<strong>Chinese Censorship and Surveillance in a Moment of Unrest</strong>Justin Hendrix / Dec 11, 2022
Last week, the Chinese government under President Xi Jinping took steps to finally move away from its zero-COVID policy, following two weeks of protests in multiple cities. The unrest and anti-government sentiment was perhaps the most pronounced since the 1989 Tiananmen Square crackdown. And while these events gave Western observers an opportunity to grapple with the complexity of Chinese politics, generational and regional differences in the views of the population, and ultimately how the authoritarian government responds to public pressure, it also gave us a chance to see how the Chinese censorship and surveillance apparatus operates.
This week’s podcast comes in two parts. In both, we’ll hear from reporters covering the intersection of China and technology.
Part 1: Liza Lin, The Wall Street Journal
The first part features a conversation with Liza Lin, a Reporter at The Wall Street Journal. She covers Asia technology news from Singapore. Before that she was the paper’s China correspondent based in Shanghai. She was part of a team at the Journal named as Pulitzer Finalists for the International Reporting category in 2021 for coverage of Chinese leader Xi Jinping, and with other Journal reporters won the Gerald Loeb Award for International Reporting in 2018 for a series of stories on China's surveillance state. She’s co-author of a book on that subject titled Surveillance State: Inside China's Quest to Launch a New Era of Social Control, with Josh Chin.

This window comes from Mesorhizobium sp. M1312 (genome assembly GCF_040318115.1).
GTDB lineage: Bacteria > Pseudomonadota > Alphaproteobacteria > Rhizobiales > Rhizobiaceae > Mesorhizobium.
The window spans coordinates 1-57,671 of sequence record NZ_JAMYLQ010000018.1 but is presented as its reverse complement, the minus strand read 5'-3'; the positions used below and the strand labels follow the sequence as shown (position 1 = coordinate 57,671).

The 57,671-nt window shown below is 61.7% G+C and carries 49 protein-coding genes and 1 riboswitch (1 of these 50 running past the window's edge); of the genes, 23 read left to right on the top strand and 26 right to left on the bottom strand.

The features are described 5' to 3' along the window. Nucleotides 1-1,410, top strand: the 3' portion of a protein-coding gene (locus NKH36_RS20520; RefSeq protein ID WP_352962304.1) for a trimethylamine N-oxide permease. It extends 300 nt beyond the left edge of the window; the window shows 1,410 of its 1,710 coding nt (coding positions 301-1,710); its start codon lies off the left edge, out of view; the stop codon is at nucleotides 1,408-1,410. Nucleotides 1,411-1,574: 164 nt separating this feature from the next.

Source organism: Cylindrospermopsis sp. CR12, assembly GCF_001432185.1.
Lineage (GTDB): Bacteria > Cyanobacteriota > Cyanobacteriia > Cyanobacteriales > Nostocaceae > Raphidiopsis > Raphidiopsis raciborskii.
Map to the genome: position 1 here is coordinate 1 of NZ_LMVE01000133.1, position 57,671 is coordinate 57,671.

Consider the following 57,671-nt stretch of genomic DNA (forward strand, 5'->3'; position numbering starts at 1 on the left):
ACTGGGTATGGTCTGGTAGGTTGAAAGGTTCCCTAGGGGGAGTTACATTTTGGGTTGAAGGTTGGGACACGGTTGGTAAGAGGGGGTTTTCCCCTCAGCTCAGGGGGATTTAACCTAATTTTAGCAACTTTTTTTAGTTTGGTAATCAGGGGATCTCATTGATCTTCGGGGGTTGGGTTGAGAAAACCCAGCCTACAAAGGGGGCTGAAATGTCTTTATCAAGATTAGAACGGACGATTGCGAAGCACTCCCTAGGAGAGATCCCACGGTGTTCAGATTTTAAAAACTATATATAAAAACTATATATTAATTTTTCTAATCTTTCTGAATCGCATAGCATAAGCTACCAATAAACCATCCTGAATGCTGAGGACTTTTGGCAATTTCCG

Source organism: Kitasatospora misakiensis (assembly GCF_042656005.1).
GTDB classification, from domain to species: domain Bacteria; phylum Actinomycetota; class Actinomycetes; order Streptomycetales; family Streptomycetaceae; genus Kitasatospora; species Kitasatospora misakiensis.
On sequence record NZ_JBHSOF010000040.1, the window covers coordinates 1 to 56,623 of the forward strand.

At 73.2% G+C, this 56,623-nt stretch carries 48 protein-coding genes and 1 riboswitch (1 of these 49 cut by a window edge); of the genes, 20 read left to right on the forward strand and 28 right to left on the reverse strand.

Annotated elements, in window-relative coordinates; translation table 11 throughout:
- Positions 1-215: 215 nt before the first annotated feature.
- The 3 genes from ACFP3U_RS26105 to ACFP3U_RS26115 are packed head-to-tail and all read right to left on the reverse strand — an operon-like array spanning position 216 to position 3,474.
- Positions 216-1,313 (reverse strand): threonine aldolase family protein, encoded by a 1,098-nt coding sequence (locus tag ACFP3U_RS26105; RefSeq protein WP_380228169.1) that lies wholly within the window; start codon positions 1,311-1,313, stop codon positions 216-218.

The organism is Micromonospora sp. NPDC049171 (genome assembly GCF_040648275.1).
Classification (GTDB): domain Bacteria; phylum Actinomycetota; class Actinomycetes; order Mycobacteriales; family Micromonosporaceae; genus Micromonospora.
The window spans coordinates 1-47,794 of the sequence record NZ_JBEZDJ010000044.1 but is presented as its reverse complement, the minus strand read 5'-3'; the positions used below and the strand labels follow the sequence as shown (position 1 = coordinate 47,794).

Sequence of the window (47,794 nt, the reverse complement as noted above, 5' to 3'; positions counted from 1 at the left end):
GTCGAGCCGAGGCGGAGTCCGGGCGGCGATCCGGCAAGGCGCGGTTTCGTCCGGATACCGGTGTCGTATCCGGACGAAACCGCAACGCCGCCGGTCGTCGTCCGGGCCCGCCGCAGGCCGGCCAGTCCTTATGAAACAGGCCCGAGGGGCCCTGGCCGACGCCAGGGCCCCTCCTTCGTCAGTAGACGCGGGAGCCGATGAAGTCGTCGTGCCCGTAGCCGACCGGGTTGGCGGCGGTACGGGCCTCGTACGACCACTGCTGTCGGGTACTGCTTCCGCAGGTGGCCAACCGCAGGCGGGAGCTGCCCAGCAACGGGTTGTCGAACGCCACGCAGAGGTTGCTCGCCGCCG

Part 2: Paul Mozur and Muyi Xiao, The New York Times
The second part features a conversation with two individuals covering China for the New York Times, Paul Mozur and Muyi Xiao. Mozur is a correspondent focused on technology and geopolitics in Asia, and he was part of a team that won the 2021 Pulitzer Prize for public service for coverage of COVID-19 pandemic. Xiao is a journalist on the Visual Investigations team, which combines traditional reporting with digital forensics. Previously, she worked for ChinaFile, Tencent and Reuters, and has been covering China for a decade. She was on a team named a 2020 Pulitzer finalist in international reporting, and she won first place in the Video Reporting category of the Society of Publishers in Asia Awards in both 2021 and 2022. In their collaborative coverage, Mozur and Xiao have mixed open source visual investigations methods with traditional reporting to get a sense of the protests and the state’s response.
Transcripts are forthcoming.